Mom's Couch, USA (Nashville?)
RE: Economics Lesson
Today I wanted to bring three articles to your attention in my continuing efforts to educate you on economics and depress the living hell out of you:
1. "Only 150 of 3500 U.S. Colleges Are Worth the Investment: Former Secretary of Education."
[Former Secretary William] Bennett assessed the “return on investment” for the 3500 colleges and universities in the country. He found that returns were positive for only 150 institutions.
He found college is “worth it” if you get into a top tier university like Stanford, or study an in-demand field like nuclear engineering at even a lower tier school.
2. "Sallie Mae Profit Boosts College Endowments And Pension Funds As Students Pay More."
University endowments and teachers’ pension funds are among big investors in Sallie Mae, the private lender that has been generating enormous profits thanks to soaring student debt and the climbing cost of education, a Huffington Post review of financial documents has revealed.3. "Rising Student Debt Is Slowing Growth as Young Spend Less."
The anemic economy has left millions of younger working Americans struggling to get ahead. The added millstone of student-loan debt, which recently exceeded $1 trillion in total, is making it even harder for many of them, delaying purchases of things like homes, cars and other big-ticket items and acting as a drag on growth, economists said.Ha! You see what they did there? I love journalism.
On the other side of the equation, many college graduates now in their 20’s and early 30’s should eventually be able to make up for lost ground. Students who take on debt to pay for higher education commit themselves to paying off huge sums, but they usually lift their lifetime earnings by substantial amounts. And they are in a better position to insulate themselves against economic bad times, given the profound rewards the job market provides to the college-educated.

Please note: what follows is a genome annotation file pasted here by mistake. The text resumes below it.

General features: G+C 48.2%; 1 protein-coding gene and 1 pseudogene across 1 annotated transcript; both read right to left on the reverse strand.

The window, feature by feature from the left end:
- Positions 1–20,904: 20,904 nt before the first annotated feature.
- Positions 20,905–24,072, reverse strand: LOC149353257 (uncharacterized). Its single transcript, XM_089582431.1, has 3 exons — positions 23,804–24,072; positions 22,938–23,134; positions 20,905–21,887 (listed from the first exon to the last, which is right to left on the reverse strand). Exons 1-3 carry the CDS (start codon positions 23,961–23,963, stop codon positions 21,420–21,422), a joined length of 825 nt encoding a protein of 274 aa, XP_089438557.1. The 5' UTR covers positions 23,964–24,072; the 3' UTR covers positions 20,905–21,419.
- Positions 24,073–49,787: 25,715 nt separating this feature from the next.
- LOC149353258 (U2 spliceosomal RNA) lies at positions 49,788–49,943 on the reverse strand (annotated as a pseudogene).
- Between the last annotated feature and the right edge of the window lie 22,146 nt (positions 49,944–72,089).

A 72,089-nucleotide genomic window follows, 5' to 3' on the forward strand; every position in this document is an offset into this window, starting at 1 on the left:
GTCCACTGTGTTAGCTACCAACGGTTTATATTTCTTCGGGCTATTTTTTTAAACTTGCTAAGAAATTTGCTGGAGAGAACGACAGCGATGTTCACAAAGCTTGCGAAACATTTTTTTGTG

For most young workers, gaining a college degree remains well worth it in the long run, even if it delays some purchases in the near term.
It's beyond obvious what's happened in American higher education in the last twenty or thirty years or so. A generation saw a generation it could exploit, and it did so. It pushed the four-year college degree as the path to middle class living and the dopey kids bought it. With guaranteed loans and hard-to-discharge debt, lenders and higher educators found a group where they could simultaneously raise the price and collect higher, somewhat-guaranteed returns on the repayment side.
This being America, we love such free-market money-minting set-ups. This whole situation could have been avoided - and could end very quickly - if legislators would have done or would do one simple thing: return purchaser/debtor-side leverage.
Not happening, fuckos!
You know why? Because myths don't end. The intelligentsia of this country simply refuses to believe that higher education behaves like other products and that it can become a bad thing to purchase at too high of cost.
So kids, here's today's ProTip: set up a four-year college. It can even be online. Heck, set up a law school if you want. Seek accreditation, and when they deny you, SUE their anti-competitive asses like you're Thomas Cooley on a rampage. Saddle students with as much debt as possible and reap the profits. Ignore the fact that you're doing nothing for their careers and act intellectually concerned when some ne'er-do-well tells you the economy suffers because of your actions. You can do all of this from mom's couch. JOIN US, YOU FOOL.
Given the pervasive myth of education as a holy good, that seems easier than getting the government to pass a one-line bill and fix its own mess, doesn't it?
Sincerely (not really),
Law School Truth Center
P.S. The guy in the Times article is a 33-year old teacher with 85k in debt. He should have gone to law school. With a law degree, he'd be making $160k in New York to start, which likely would be around $365k by now given modest raises and bonuses, and his debts would be long gone.
P.S.S.: 2014 is SO going to be a rebound year.